Can KRAS Positive Colorectal and Lung Cancer Finally be Targeted?

MedMaven

by Dr. C.H. Weaver M.D. 4/2020

The investigational KRAS G12C inhibitor drug Adagrasib (MRTX849) yielded clinical responses in patients with non-small cell lung cancer (NSCLC) and colorectal cancer, and other solid tumors harboring KRAS G12C mutations, according the results of a from the phase I - II Krystal clinical trials. (1,3,4)

RAS is an oncogene —a gene that encodes proteins that function as switches to turn on various genes for cell growth and division. Mutations in the RAS genes result in permanently “turned on” switches that in turn result in uninhibited cell division, which can lead to cancer. There are three types of RAS oncogenes, designated NRAS, GRAS, and KRAS. Although mutations in all three can cause cancer.

KRAS mutations are the most common oncogenic alteration in all of human cancers and there are currently no effective treatments available for patients with KRAS-mutant cancers. KRAS cancer driving mutation are present in 14% of NSCLC adenocarcinomas, 4% of colorectal cancers, 2% of pancreatic cancers as well as smaller percentages of several other difficult-to-treat cancers.

About Adagrasib (MRTX849)

Adagrasib is an investigational, orally available small molecule that is designed to potently and selectively inhibit a form of KRAS which harbors a substitution mutation (G12C). Adagrasib works by irreversibly and selectively binding to KRAS G12C in its inactive state, blocking its signaling to other cells and preventing cancer cell growth and proliferation; this leads to cancer cell death. Adagrasib is being evaluated in a phase 1/2 trial treating patients with molecularly identified, KRAS G12C-positive advanced solid tumors.

Among 51 NSCLC patients treated with adagrasib, 45% had an objective response, meaning that their cancers shrank by 30% or more and did not grow or spread to other parts of the body. The disease control rate was 96%, meaning that 49 out of the 51 patients showed a partial or complete response or had stable disease.

Out of 18 colorectal cancer patients three (17%) had a confirmed objective response and two of them continue to receive treatment. Disease control was seen in 17 of the patients (94%) and 12 of these patients continue to be treated.

Side effects included nausea (54%), diarrhea (51%), vomiting (35%), fatigue (32%) and increased levels of an enzyme that indicates minor liver irritation (20%). The only serious adverse side effect to occur in more than one patient was low sodium in the blood, which occurred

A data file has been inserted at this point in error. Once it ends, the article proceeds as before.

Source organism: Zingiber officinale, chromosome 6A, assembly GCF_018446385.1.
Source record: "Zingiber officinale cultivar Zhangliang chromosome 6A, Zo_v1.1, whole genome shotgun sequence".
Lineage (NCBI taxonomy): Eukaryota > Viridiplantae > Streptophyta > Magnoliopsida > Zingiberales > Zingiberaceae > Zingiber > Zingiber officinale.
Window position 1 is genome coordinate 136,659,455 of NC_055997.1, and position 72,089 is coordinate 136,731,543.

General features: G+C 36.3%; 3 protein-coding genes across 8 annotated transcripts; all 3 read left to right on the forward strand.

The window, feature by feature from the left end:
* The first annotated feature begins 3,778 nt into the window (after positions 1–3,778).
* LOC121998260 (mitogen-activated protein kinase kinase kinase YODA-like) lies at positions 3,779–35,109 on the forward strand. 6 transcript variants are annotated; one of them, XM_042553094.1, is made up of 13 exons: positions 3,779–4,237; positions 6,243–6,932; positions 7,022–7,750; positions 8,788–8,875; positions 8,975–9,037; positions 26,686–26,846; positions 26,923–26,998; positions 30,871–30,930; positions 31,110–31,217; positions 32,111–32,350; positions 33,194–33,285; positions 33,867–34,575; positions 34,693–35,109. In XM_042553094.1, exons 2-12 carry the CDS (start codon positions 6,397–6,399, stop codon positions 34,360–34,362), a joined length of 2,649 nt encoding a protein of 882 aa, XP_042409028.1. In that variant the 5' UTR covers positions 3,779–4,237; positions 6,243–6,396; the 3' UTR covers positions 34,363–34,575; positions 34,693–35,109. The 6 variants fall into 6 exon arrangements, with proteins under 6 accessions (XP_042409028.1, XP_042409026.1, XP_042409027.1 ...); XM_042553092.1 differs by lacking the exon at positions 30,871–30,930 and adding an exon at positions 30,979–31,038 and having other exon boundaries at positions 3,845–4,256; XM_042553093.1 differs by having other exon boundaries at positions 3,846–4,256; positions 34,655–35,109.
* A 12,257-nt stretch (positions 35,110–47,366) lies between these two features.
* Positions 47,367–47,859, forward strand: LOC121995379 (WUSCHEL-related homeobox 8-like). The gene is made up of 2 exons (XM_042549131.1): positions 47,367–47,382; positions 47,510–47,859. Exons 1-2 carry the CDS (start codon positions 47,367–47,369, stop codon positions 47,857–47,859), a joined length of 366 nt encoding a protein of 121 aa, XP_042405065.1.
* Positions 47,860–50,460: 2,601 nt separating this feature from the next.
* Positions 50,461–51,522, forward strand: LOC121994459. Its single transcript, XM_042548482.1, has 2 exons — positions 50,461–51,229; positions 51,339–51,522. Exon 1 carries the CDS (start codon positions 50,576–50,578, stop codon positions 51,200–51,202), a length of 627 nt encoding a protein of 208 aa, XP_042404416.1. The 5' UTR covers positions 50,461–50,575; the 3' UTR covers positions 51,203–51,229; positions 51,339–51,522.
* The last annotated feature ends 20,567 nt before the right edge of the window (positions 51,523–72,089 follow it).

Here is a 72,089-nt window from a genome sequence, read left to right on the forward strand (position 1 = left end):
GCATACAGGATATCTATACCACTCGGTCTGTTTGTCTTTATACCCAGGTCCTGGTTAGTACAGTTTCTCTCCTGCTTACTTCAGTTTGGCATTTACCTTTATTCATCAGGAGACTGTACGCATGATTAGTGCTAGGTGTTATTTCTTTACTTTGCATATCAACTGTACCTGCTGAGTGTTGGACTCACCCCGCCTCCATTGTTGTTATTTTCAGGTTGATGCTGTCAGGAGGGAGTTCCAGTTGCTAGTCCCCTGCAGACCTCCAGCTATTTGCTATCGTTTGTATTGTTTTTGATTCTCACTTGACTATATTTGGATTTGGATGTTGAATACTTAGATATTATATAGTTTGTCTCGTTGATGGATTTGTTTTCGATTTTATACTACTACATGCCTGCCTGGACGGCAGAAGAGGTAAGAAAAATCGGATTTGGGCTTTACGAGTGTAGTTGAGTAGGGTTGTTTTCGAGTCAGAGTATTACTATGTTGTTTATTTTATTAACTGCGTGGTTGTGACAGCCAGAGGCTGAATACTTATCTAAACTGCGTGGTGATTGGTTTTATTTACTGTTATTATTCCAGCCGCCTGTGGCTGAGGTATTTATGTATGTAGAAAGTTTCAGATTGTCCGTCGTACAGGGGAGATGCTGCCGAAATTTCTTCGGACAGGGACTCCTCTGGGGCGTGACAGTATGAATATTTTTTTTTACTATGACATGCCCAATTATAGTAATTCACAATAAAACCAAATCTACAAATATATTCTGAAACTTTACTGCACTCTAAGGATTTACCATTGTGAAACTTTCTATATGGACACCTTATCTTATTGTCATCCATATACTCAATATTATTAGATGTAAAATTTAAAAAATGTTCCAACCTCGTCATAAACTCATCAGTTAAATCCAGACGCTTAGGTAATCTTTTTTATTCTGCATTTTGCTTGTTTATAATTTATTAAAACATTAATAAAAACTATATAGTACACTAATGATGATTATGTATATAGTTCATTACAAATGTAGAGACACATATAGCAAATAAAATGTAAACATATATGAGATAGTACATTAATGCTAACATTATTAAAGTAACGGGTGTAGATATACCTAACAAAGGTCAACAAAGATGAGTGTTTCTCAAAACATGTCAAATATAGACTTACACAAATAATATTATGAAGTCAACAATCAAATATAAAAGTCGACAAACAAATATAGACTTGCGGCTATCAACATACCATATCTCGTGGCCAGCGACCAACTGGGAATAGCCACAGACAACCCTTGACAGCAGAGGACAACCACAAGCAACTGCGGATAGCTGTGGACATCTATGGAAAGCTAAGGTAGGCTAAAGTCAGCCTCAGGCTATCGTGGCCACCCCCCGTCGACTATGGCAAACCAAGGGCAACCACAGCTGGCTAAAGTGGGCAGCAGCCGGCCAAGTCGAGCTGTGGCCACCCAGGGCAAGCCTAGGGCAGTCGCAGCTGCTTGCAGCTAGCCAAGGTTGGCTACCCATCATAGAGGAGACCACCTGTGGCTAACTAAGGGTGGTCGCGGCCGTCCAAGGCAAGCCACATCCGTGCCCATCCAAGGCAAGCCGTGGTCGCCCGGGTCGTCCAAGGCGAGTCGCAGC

Over the last several years the clinical successes of genotype-directed therapy for patients with EGFR-mutated and ALK-rearranged lung cancers has been impressive. KRAS-mutant lung cancer however is much more common, and it finally appears as though researchers are zeroing in on its treatment with precision medicines. In addition to MRTX849 another medication in development, AMG510 also appears promising for targeting KRAS mutations. If the early findings with MRTX849 hold true doctors may finally have a treatment for this difficult to treat genetically driven cancer.

References:

  1. by phase I clinical trial presented today at the AACR-NCI-EORTC International Conference on Molecular Targets and Cancer Therapeutics
  2. Govindan et al., Annals of Oncology, Volume 30, Issue Supplement_5, October 2019. ESMO 2019
  3. Abstract no: 3 LBA, “KRYSTAL-1: Activity and Safety of Adagrasib (MRTX849) in Advanced/Metastatic Non–Small-Cell Lung Cancer (NSCLC) Harboring KRAS G12C Mutation”, by Pasi Jänne, presented in the Late Breaking and Best Proffered Papers Plenary session 2, channel 1, 15.45 hrs CET on Sunday 25 October:
  4. Abstract no: 4 LBA, “KRYSTAL-1: Activity and Safety of Adagrasib (MRTX849) in Patients with Colorectal Cancer (CRC) and Other Solid Tumors Harboring a KRAS G12C Mutation”, by Melissa Johnson, presented in the Targeting Oncogenic RAS signalling: New Approaches To An Old Problem scientific session, Channel 2, 19.30 hrs CET on Sunday 25
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